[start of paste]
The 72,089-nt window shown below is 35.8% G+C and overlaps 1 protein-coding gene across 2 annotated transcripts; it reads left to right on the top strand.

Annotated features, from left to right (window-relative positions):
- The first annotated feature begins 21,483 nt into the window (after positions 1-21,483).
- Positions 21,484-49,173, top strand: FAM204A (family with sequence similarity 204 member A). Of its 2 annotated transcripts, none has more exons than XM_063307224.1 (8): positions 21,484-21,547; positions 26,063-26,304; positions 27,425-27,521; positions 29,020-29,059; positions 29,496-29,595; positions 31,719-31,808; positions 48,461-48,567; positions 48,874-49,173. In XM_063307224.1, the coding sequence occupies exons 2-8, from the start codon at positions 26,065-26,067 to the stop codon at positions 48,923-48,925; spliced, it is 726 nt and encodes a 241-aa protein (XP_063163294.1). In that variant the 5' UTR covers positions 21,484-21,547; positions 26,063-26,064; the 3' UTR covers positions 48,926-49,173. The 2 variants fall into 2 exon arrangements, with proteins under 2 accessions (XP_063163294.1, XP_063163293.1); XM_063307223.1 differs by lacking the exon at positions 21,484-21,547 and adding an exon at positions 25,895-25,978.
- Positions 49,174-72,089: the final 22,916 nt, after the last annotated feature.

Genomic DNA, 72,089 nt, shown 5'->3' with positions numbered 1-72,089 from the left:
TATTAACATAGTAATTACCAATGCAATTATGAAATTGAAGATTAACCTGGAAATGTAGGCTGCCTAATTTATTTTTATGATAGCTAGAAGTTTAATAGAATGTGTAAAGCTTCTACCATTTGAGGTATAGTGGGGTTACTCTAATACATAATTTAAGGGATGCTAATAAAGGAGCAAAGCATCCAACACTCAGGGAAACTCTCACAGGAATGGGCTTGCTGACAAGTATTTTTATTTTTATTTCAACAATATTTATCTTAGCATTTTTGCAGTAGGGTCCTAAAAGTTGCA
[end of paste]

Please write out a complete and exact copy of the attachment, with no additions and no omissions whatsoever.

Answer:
The 72,089-nt window shown below is 35.8% G+C and overlaps 1 protein-coding gene across 2 annotated transcripts; it reads left to right on the top strand.

Annotated features, from left to right (window-relative positions):
- The first annotated feature begins 21,483 nt into the window (after positions 1-21,483).
- Positions 21,484-49,173, top strand: FAM204A (family with sequence similarity 204 member A). Of its 2 annotated transcripts, none has more exons than XM_063307224.1 (8): positions 21,484-21,547; positions 26,063-26,304; positions 27,425-27,521; positions 29,020-29,059; positions 29,496-29,595; positions 31,719-31,808; positions 48,461-48,567; positions 48,874-49,173. In XM_063307224.1, the coding sequence occupies exons 2-8, from the start codon at positions 26,065-26,067 to the stop codon at positions 48,923-48,925; spliced, it is 726 nt and encodes a 241-aa protein (XP_063163294.1). In that variant the 5' UTR covers positions 21,484-21,547; positions 26,063-26,064; the 3' UTR covers positions 48,926-49,173. The 2 variants fall into 2 exon arrangements, with proteins under 2 accessions (XP_063163294.1, XP_063163293.1); XM_063307223.1 differs by lacking the exon at positions 21,484-21,547 and adding an exon at positions 25,895-25,978.
- Positions 49,174-72,089: the final 22,916 nt, after the last annotated feature.

Genomic DNA, 72,089 nt, shown 5'->3' with positions numbered 1-72,089 from the left:
TATTAACATAGTAATTACCAATGCAATTATGAAATTGAAGATTAACCTGGAAATGTAGGCTGCCTAATTTATTTTTATGATAGCTAGAAGTTTAATAGAATGTGTAAAGCTTCTACCATTTGAGGTATAGTGGGGTTACTCTAATACATAATTTAAGGGATGCTAATAAAGGAGCAAAGCATCCAACACTCAGGGAAACTCTCACAGGAATGGGCTTGCTGACAAGTATTTTTATTTTTATTTCAACAATATTTATCTTAGCATTTTTGCAGTAGGGTCCTAAAAGTTGCA